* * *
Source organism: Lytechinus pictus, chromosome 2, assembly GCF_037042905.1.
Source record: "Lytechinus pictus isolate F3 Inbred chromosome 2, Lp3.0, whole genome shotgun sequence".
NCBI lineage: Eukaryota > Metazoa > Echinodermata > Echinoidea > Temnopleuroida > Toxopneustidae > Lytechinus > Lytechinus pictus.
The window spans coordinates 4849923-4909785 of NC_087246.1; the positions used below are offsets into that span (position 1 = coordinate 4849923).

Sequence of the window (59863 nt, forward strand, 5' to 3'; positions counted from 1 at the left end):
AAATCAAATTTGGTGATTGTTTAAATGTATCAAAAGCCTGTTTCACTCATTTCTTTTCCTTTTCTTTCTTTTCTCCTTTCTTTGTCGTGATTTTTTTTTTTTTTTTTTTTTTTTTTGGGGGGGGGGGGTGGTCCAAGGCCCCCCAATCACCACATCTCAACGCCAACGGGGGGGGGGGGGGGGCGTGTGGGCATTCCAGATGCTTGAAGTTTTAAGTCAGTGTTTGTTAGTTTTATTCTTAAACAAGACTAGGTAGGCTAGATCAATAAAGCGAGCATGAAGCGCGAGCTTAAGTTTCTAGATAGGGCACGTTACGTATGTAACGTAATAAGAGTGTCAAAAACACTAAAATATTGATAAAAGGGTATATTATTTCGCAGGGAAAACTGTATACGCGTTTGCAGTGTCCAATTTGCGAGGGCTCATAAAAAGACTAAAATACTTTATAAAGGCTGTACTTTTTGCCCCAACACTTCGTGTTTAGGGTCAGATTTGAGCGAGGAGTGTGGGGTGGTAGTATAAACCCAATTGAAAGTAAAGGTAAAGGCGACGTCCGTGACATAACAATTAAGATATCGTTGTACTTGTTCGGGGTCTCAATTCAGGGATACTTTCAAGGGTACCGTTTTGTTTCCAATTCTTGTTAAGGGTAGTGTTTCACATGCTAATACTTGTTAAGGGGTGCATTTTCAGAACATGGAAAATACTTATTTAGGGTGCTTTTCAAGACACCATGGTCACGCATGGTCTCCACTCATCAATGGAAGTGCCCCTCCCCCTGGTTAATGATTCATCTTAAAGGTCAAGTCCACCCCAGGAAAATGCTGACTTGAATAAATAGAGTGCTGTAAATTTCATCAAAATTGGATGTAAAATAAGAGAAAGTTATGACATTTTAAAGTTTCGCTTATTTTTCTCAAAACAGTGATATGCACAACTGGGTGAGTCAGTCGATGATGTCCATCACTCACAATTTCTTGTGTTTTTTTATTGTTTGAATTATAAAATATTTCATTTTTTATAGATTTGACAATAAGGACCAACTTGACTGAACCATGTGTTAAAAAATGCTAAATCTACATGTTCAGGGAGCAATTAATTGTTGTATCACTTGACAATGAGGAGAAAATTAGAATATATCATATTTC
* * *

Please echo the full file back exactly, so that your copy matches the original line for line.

Source organism: Lytechinus pictus, chromosome 2, assembly GCF_037042905.1.
Source record: "Lytechinus pictus isolate F3 Inbred chromosome 2, Lp3.0, whole genome shotgun sequence".
NCBI lineage: Eukaryota > Metazoa > Echinodermata > Echinoidea > Temnopleuroida > Toxopneustidae > Lytechinus > Lytechinus pictus.
The window spans coordinates 4849923-4909785 of NC_087246.1; the positions used below are offsets into that span (position 1 = coordinate 4849923).

Sequence of the window (59863 nt, forward strand, 5' to 3'; positions counted from 1 at the left end):
AAATCAAATTTGGTGATTGTTTAAATGTATCAAAAGCCTGTTTCACTCATTTCTTTTCCTTTTCTTTCTTTTCTCCTTTCTTTGTCGTGATTTTTTTTTTTTTTTTTTTTTTTTTTGGGGGGGGGGGGTGGTCCAAGGCCCCCCAATCACCACATCTCAACGCCAACGGGGGGGGGGGGGGGGCGTGTGGGCATTCCAGATGCTTGAAGTTTTAAGTCAGTGTTTGTTAGTTTTATTCTTAAACAAGACTAGGTAGGCTAGATCAATAAAGCGAGCATGAAGCGCGAGCTTAAGTTTCTAGATAGGGCACGTTACGTATGTAACGTAATAAGAGTGTCAAAAACACTAAAATATTGATAAAAGGGTATATTATTTCGCAGGGAAAACTGTATACGCGTTTGCAGTGTCCAATTTGCGAGGGCTCATAAAAAGACTAAAATACTTTATAAAGGCTGTACTTTTTGCCCCAACACTTCGTGTTTAGGGTCAGATTTGAGCGAGGAGTGTGGGGTGGTAGTATAAACCCAATTGAAAGTAAAGGTAAAGGCGACGTCCGTGACATAACAATTAAGATATCGTTGTACTTGTTCGGGGTCTCAATTCAGGGATACTTTCAAGGGTACCGTTTTGTTTCCAATTCTTGTTAAGGGTAGTGTTTCACATGCTAATACTTGTTAAGGGGTGCATTTTCAGAACATGGAAAATACTTATTTAGGGTGCTTTTCAAGACACCATGGTCACGCATGGTCTCCACTCATCAATGGAAGTGCCCCTCCCCCTGGTTAATGATTCATCTTAAAGGTCAAGTCCACCCCAGGAAAATGCTGACTTGAATAAATAGAGTGCTGTAAATTTCATCAAAATTGGATGTAAAATAAGAGAAAGTTATGACATTTTAAAGTTTCGCTTATTTTTCTCAAAACAGTGATATGCACAACTGGGTGAGTCAGTCGATGATGTCCATCACTCACAATTTCTTGTGTTTTTTTATTGTTTGAATTATAAAATATTTCATTTTTTATAGATTTGACAATAAGGACCAACTTGACTGAACCATGTGTTAAAAAATGCTAAATCTACATGTTCAGGGAGCAATTAATTGTTGTATCACTTGACAATGAGGAGAAAATTAGAATATATCATATTTC